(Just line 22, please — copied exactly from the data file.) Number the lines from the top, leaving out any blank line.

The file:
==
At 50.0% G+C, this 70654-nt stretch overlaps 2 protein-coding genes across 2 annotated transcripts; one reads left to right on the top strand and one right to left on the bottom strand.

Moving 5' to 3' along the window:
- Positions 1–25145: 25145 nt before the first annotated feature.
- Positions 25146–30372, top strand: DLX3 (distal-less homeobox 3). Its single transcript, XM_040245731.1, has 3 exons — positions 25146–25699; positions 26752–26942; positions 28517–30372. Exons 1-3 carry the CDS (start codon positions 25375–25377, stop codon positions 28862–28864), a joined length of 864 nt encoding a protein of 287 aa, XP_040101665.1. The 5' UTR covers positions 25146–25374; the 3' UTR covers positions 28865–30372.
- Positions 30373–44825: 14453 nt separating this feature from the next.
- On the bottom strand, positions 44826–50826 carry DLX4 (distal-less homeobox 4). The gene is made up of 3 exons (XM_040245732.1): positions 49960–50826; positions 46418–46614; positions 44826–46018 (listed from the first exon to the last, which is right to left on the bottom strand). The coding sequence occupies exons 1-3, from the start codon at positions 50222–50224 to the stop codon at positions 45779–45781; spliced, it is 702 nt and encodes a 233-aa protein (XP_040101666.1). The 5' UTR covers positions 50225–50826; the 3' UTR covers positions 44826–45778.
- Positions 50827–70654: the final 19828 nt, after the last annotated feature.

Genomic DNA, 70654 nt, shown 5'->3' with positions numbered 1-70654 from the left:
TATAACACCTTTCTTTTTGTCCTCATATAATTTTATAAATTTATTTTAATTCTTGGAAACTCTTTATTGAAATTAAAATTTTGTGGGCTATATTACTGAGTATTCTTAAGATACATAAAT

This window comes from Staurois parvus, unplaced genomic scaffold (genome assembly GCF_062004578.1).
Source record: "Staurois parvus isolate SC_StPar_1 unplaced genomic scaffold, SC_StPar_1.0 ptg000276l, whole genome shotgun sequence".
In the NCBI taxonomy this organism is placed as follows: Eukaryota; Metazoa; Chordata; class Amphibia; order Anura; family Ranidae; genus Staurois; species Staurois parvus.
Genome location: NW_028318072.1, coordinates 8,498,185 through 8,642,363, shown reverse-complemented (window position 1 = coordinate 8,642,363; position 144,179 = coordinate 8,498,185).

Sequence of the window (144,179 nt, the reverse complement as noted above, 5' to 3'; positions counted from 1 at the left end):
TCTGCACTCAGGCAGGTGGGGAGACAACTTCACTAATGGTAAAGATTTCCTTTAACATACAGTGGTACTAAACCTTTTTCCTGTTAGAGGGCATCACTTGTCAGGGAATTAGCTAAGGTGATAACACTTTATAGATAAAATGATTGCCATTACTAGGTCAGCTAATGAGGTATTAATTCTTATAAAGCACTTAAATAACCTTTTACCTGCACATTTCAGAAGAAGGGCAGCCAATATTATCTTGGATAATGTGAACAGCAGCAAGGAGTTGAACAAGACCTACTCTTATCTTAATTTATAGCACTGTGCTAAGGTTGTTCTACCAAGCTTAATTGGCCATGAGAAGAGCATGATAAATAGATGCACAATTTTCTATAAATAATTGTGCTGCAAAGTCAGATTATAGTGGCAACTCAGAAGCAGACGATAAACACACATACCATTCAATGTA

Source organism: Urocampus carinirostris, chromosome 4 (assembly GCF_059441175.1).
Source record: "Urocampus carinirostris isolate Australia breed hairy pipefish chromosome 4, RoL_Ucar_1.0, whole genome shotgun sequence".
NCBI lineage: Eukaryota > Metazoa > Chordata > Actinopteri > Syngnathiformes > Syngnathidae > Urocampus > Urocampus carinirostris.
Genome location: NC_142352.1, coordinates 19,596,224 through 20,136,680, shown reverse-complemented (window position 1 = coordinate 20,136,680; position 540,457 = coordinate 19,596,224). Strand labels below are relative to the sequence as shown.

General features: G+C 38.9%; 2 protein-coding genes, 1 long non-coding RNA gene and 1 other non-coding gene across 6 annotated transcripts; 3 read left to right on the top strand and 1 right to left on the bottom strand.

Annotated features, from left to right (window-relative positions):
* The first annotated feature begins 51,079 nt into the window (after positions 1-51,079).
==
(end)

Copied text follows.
* The first annotated feature begins 51,079 nt into the window (after positions 1-51,079).